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CNBC's Domm: Today's Agenda in the Markets

Friday, 24 Aug 2007 | 9:17 AM ET

Stocks are meandering on both sides of the unchanged mark after stronger-than-expected durable goods orders initially pushed futures higher. Investors now await new home sales data due at 10 am New York time.

Orders for durable goods surged in July, rising 5.9% on higher demand for airplanes, vehicles, computers and other kinds of long-lasting manufactured goods. Economists had expected a 1.5% gain.

The debate today continues to be when the Fed will act to cut its target fed funds rate, and whether the U.S. is heading down the road to a recession. Ford CEO Alan Mulally joined the chorus calling for a rate cut in an interview with the Financial Times. Mulally says the economic and credit conditions are a "big headwind" to his plans to drive Ford to recovery.

At What Price?

Home Depot is close to taking a reduced price for its wholesale distribution business from three private equity firms, according to the Wall Street Journal. The Journal says Home Depot may accept $1.2 billion less to make the deal happen. Originally, Bain Capital Carlyle and Clayton, Dubilier were to pay $10.3 billion. The outcome is being watched as a sign of what's to come in the deal business.

Gloom

If it was just one interview that uncovered the "r" word yesterday it would be easier to ignore.

Countrywide CEO Angelo Mozilo met with CNBC's Maria Bartiromo in his California headquarters to discuss the investment in his company by Bank of America . She asked him if the U.S. is heading for a housing recession. He says yes.

"I think so. I can't believe when you have the level of delinquencies, foreclosures, equity that's disappeared. Equity's gone. The tide has gone out," said Mozilo, adding he expects "a material impact ... on the psyches of the American people and eventually on their wallet."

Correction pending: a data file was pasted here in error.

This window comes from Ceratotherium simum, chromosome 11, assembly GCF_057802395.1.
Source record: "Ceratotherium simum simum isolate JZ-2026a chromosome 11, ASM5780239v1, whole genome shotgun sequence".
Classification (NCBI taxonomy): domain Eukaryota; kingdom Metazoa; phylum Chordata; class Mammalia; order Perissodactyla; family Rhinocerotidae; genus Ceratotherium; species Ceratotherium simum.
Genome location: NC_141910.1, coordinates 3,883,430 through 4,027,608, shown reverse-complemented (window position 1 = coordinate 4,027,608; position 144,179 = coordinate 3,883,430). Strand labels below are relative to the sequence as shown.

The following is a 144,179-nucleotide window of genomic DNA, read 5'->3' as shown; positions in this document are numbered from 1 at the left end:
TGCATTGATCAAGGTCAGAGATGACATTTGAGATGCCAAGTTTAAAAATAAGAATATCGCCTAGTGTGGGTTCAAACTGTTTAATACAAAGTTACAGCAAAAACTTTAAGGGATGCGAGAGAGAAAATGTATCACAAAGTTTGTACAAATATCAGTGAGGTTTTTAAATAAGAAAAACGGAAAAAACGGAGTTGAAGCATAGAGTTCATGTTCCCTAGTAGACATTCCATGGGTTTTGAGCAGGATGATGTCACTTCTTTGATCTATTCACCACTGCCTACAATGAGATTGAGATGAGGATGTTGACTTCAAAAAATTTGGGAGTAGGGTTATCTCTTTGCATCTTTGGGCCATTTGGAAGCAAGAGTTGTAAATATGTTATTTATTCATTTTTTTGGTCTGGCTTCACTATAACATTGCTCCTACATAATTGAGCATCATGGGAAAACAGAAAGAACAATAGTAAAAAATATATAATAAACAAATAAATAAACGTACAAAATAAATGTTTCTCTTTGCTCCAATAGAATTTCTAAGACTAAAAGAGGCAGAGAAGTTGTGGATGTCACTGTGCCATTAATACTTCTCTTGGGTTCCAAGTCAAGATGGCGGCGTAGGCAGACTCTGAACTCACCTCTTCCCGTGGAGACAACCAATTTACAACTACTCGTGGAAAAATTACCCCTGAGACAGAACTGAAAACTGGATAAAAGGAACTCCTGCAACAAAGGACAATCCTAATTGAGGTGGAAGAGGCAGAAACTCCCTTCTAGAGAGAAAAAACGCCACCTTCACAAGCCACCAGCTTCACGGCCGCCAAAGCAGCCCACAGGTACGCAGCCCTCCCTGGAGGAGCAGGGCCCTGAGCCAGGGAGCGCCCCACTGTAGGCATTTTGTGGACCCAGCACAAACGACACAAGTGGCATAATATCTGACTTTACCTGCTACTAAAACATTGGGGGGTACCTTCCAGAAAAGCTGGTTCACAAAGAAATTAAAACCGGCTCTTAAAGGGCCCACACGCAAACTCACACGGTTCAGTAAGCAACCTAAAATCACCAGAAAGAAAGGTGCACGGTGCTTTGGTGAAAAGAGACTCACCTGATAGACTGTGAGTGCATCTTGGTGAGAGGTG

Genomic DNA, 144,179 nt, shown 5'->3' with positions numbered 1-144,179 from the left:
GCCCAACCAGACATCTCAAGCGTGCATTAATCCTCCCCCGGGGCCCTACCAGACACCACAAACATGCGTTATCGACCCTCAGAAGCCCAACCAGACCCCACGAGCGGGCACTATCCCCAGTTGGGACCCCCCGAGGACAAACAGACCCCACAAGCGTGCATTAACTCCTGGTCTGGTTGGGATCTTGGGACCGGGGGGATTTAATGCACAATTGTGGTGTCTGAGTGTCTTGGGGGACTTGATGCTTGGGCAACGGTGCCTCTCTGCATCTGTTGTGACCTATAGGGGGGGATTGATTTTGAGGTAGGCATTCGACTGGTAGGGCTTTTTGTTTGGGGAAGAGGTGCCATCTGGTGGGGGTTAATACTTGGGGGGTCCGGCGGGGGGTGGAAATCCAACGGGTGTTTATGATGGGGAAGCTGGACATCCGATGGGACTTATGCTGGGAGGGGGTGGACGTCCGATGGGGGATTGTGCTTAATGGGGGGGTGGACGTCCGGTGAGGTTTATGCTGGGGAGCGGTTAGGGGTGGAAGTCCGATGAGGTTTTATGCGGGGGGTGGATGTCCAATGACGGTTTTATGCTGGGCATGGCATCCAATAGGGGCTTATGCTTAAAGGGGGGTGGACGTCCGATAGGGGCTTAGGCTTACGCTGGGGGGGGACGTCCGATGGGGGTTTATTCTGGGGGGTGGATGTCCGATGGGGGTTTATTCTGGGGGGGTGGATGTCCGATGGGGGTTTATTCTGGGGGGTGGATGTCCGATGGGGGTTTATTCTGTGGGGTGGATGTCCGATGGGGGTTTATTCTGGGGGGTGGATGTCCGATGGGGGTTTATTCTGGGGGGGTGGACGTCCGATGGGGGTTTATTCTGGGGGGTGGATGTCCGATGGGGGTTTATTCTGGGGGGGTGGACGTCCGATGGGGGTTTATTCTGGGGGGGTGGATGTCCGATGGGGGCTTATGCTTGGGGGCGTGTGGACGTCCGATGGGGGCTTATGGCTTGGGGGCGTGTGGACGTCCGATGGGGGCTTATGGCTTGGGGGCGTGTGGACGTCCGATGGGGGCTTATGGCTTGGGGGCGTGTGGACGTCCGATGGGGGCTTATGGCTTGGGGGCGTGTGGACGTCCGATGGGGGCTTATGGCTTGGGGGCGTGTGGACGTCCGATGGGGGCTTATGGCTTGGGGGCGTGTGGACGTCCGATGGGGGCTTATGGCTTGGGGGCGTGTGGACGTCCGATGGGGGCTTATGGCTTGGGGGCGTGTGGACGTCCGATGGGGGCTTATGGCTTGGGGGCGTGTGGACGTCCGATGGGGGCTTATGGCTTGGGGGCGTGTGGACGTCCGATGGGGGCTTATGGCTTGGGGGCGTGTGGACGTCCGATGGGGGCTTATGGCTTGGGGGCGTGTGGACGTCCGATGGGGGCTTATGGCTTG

Pimco's Bill Gross also talked about a recession in an interview with CNBC's Erin Burnett later in the day. "I think we stand a chance of getting close to that zero line and when you have home prices decline 10% year-over-year ... then you have a serious asset price deflation. One saving grace has to do with the global economy," he said.

But CNBC contributor Vince Farrell says all the hand wringing is uncalled for, and for now the idea of a recession feels like bunk.

"Lots of smart folks are calling for/worried about recession," according to Farrell, managing director of Scotsman Capital.

"My old friend, (Sandler O'Neill chief strategist) Robert Albertson, called for one yesterday in an interview with Bob Pisani, Angelo Mozilo today in a talk with Maria, and ... now, Bill Gross expressed worry while on with Erin. Who knows, but I don't think we will go into recession. No doubt that the housing/mortgage mess will impact the consumer spending levels big time, but I don't see housing prices declining 10% as Bill Gross does," writes Farrell in a note to us yesterday.

"... Since the emerging economies are now 30% of world GDP and are growing 5% a year, our weak dollar should spur our export industries and keep the U.S. economy growing, albeit at a low rate, but, no recession. If the stock market were to decline 10-15% from here, I will be wrong, but I don't see that. I think we saw the lows for the year, and we need to test them, which will be scary, but I think the low will hold," according to Farrell.

Subprime Slime

Bank of China revealed it holds $9.7 billion in securities backed by U.S. subprime loans, and the Industrial and Commercial Bank of China says it has $1.2 billion. Singapore's DBS Group Holdings also said it had exposure. Those headlines weighed on Asian stocks, according to CNBC Asia.

Asia's markets finished lower overnight. European markets are mixed.

The Dow finished a choppy day yesterday down just 0.25 points. The Nasdaq fell 11, and the S&P 500 was off 1.57 points.

Oil is firmer after crude rose $0.57 per barrel to $69.83 per barrel yesterday.

The two-year Treasury yesterday fell 3/32, boosting its yield to 4.183%. The two-year continues to trend lower and its yield is at 4.23% this morning. The yield on the 10-year this morning is at 4.63%. Yesterday it rose 1/32, dropping its yield to 4.618%.

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Featured

  • Patti Domm

    Patti Domm is CNBC Executive Editor, News, responsible for news coverage of the markets and economy.

  • A CNBC reporter since 1990, Bob Pisani covers Wall Street from the floor of the New York Stock Exchange.

  • Sharon Epperson is CNBC's senior commodities and personal finance correspondent.

  • JeeYeon Park is a writer for CNBC.com. Follow her on Twitter: @JeeYeonParkCNBC

  • Rick Santelli joined CNBC Business News as an on-air editor in 1999, reporting live from the floor of the Chicago Board of Trade.

  • Senior Producer at CNBC's Breaking News Desk.

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